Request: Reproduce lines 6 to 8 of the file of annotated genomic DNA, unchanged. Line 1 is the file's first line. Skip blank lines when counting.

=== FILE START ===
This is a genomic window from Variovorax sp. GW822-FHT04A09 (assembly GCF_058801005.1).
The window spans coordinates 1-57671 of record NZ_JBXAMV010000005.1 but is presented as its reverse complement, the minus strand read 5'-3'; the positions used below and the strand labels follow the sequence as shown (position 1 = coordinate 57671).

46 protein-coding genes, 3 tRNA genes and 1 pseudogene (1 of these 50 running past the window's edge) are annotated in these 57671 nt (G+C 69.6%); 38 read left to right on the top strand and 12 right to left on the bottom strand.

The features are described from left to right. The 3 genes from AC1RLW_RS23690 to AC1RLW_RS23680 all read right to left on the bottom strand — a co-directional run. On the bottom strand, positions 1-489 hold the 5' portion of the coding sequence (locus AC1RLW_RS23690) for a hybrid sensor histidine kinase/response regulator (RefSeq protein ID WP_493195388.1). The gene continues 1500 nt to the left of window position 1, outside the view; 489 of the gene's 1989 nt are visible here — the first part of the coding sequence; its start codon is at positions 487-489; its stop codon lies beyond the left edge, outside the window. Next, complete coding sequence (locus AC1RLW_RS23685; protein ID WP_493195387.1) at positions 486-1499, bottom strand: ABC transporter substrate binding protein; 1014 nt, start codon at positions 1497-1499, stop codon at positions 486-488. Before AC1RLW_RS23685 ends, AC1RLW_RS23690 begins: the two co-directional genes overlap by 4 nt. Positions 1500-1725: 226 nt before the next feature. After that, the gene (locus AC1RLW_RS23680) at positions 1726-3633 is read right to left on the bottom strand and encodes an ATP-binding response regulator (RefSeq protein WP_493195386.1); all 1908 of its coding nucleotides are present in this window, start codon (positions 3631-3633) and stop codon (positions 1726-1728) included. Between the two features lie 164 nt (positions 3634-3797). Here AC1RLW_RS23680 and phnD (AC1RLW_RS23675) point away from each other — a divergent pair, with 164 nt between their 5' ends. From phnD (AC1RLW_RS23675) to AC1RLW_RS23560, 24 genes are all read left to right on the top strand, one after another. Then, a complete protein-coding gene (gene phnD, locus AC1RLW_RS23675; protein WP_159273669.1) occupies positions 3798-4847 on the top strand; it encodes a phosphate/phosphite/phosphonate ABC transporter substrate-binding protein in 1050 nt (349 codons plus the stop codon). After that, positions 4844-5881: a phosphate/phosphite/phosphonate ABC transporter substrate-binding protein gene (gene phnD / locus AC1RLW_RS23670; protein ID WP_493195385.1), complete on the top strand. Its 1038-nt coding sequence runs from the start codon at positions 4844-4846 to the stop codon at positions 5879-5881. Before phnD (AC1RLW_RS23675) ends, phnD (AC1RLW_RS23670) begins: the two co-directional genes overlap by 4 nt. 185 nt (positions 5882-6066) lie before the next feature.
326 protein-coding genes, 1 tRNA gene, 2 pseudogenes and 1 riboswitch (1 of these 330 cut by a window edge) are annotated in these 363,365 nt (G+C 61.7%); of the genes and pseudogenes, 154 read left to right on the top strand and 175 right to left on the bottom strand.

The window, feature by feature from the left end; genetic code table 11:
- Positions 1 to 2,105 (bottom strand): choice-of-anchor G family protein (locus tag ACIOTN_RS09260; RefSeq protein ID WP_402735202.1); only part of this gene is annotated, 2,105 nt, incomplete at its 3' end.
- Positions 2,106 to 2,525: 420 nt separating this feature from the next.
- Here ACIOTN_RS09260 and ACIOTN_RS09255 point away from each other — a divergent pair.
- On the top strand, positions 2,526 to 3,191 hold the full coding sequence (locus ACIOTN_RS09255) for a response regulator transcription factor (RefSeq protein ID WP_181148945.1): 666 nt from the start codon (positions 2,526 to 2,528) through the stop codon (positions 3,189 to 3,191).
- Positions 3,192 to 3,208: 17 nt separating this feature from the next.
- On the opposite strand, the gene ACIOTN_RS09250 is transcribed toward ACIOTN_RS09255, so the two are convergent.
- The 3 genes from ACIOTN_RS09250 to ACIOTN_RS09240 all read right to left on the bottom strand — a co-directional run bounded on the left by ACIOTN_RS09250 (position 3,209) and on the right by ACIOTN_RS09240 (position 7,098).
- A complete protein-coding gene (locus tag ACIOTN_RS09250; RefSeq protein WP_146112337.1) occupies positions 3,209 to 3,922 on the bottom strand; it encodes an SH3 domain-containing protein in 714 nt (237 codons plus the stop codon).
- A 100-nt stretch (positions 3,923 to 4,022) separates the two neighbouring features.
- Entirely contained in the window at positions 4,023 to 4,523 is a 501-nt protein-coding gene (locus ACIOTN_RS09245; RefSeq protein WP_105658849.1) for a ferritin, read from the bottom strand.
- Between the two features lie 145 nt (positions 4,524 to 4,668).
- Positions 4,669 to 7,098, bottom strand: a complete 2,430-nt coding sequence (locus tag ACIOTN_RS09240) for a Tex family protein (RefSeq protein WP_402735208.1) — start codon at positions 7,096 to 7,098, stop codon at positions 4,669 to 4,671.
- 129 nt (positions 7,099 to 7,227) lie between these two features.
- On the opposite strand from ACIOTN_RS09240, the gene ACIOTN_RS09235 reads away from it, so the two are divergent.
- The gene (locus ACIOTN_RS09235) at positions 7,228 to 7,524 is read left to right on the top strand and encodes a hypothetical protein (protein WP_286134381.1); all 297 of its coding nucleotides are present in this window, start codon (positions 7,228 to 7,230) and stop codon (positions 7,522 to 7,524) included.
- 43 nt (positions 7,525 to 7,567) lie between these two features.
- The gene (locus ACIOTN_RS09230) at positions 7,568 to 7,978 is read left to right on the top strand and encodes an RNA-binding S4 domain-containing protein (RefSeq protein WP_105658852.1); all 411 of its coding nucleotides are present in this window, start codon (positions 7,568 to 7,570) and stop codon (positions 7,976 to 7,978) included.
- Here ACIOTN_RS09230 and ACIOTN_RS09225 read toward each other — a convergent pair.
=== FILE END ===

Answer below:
The window, feature by feature from the left end; genetic code table 11:
- Positions 1 to 2,105 (bottom strand): choice-of-anchor G family protein (locus tag ACIOTN_RS09260; RefSeq protein ID WP_402735202.1); only part of this gene is annotated, 2,105 nt, incomplete at its 3' end.
- Positions 2,106 to 2,525: 420 nt separating this feature from the next.